“The Elephant Company,” by Vicki Constantine Croke, details the life of a man with a passionate love and ability to communicate with elephants. His work with the animals led to the formation of a unique unit that helped defeat the Japanese in Burma in World War II, and save the lives of refugees.

Englishman James Howard “Billy” Williams wasn’t satisfied to return to a mundane life after fighting in World War I. The adventurer journeyed to Burma in the 1920’s to work in the teak industry.

In Burma, Asian elephants were trained to assist with moving huge teak logs into the rivers where they were floated downstream. Teak was much desired in those days because it was used to build the hulls of ships.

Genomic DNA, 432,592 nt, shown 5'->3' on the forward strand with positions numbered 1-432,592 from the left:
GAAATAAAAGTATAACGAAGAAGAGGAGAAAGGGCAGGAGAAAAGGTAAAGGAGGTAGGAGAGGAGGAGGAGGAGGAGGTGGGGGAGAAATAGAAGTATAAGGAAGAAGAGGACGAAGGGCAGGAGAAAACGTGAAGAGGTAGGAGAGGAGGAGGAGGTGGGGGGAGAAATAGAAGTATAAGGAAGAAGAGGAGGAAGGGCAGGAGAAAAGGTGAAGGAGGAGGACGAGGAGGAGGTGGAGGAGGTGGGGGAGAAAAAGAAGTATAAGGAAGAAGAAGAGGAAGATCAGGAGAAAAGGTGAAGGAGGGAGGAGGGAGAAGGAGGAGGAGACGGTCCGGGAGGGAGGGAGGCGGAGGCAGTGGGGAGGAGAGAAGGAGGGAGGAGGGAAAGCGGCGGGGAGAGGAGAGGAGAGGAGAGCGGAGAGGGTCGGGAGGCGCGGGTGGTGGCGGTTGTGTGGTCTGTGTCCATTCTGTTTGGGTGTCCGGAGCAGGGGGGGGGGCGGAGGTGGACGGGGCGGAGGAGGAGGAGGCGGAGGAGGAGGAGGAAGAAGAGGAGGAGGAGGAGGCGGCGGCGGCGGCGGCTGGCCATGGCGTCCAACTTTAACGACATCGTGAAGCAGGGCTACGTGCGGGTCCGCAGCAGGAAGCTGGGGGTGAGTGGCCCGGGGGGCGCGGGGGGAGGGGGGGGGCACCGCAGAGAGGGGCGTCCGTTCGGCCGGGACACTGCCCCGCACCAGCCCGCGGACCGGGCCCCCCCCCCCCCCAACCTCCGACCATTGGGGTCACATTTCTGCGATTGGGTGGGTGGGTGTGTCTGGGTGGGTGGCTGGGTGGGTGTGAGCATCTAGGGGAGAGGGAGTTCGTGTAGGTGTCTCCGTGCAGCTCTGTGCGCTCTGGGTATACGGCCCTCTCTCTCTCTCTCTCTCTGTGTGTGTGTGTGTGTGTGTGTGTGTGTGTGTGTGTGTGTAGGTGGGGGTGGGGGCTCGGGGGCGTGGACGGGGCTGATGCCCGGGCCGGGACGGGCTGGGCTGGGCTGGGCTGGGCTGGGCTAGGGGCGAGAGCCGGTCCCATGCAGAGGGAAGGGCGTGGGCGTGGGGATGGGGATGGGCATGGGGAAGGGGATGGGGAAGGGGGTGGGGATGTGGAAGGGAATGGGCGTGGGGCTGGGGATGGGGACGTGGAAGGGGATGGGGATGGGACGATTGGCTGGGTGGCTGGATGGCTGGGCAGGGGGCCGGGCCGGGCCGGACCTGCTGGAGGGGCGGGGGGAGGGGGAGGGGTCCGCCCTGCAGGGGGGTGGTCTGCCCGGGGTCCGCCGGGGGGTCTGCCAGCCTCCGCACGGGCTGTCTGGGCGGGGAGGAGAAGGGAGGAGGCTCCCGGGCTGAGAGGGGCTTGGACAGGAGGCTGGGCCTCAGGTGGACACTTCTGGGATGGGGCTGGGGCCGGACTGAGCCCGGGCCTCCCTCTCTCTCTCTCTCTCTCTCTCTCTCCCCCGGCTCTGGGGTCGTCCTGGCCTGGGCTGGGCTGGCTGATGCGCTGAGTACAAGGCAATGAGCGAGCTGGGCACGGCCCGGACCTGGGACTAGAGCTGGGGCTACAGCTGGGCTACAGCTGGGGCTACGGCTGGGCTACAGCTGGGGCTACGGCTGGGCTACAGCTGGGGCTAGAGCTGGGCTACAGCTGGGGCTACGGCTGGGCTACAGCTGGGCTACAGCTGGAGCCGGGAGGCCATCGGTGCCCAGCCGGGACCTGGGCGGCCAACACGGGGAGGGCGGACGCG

“The Elephant Company” is proving to be an engrossing read, non-fiction that reads like fiction about a fascinating elephant expert and heroic individual who became known as “Elephant Bill.”

It’s especially timely because of recent headlines about Raja, an Indian elephant shacked in chains with spikes and abused for over 50 years. The elephant was reported to have cried upon his release.